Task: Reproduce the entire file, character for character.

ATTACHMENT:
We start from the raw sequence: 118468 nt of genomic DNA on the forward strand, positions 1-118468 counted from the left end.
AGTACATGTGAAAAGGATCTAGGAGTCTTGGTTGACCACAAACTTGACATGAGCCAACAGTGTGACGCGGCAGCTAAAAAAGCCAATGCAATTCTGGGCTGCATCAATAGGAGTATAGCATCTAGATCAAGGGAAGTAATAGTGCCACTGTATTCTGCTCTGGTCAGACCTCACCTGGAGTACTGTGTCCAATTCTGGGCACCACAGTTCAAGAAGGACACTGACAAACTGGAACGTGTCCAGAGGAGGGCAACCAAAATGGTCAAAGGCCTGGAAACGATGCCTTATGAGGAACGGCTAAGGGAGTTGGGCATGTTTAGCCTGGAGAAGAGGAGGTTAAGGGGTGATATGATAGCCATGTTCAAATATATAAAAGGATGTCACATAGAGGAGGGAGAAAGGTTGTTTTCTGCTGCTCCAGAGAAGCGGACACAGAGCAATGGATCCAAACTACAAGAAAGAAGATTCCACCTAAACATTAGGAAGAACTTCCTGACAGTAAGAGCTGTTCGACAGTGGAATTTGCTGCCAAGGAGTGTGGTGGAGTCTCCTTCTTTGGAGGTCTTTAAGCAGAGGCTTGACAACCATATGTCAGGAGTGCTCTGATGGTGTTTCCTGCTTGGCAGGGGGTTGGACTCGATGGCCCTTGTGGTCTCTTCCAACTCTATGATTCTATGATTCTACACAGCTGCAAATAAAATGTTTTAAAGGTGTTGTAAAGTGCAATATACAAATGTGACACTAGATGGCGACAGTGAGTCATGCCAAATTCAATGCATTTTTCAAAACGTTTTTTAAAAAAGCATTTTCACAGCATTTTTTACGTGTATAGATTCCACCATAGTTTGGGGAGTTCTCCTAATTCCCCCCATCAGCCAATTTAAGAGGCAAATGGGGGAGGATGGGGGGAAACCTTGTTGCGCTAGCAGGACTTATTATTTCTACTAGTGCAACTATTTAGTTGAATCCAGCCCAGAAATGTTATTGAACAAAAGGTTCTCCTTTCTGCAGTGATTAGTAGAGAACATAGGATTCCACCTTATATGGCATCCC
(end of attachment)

We start from the raw sequence: 118468 nt of genomic DNA on the forward strand, positions 1-118468 counted from the left end.
AGTACATGTGAAAAGGATCTAGGAGTCTTGGTTGACCACAAACTTGACATGAGCCAACAGTGTGACGCGGCAGCTAAAAAAGCCAATGCAATTCTGGGCTGCATCAATAGGAGTATAGCATCTAGATCAAGGGAAGTAATAGTGCCACTGTATTCTGCTCTGGTCAGACCTCACCTGGAGTACTGTGTCCAATTCTGGGCACCACAGTTCAAGAAGGACACTGACAAACTGGAACGTGTCCAGAGGAGGGCAACCAAAATGGTCAAAGGCCTGGAAACGATGCCTTATGAGGAACGGCTAAGGGAGTTGGGCATGTTTAGCCTGGAGAAGAGGAGGTTAAGGGGTGATATGATAGCCATGTTCAAATATATAAAAGGATGTCACATAGAGGAGGGAGAAAGGTTGTTTTCTGCTGCTCCAGAGAAGCGGACACAGAGCAATGGATCCAAACTACAAGAAAGAAGATTCCACCTAAACATTAGGAAGAACTTCCTGACAGTAAGAGCTGTTCGACAGTGGAATTTGCTGCCAAGGAGTGTGGTGGAGTCTCCTTCTTTGGAGGTCTTTAAGCAGAGGCTTGACAACCATATGTCAGGAGTGCTCTGATGGTGTTTCCTGCTTGGCAGGGGGTTGGACTCGATGGCCCTTGTGGTCTCTTCCAACTCTATGATTCTATGATTCTACACAGCTGCAAATAAAATGTTTTAAAGGTGTTGTAAAGTGCAATATACAAATGTGACACTAGATGGCGACAGTGAGTCATGCCAAATTCAATGCATTTTTCAAAACGTTTTTTAAAAAAGCATTTTCACAGCATTTTTTACGTGTATAGATTCCACCATAGTTTGGGGAGTTCTCCTAATTCCCCCCATCAGCCAATTTAAGAGGCAAATGGGGGAGGATGGGGGGAAACCTTGTTGCGCTAGCAGGACTTATTATTTCTACTAGTGCAACTATTTAGTTGAATCCAGCCCAGAAATGTTATTGAACAAAAGGTTCTCCTTTCTGCAGTGATTAGTAGAGAACATAGGATTCCACCTTATATGGCATCCC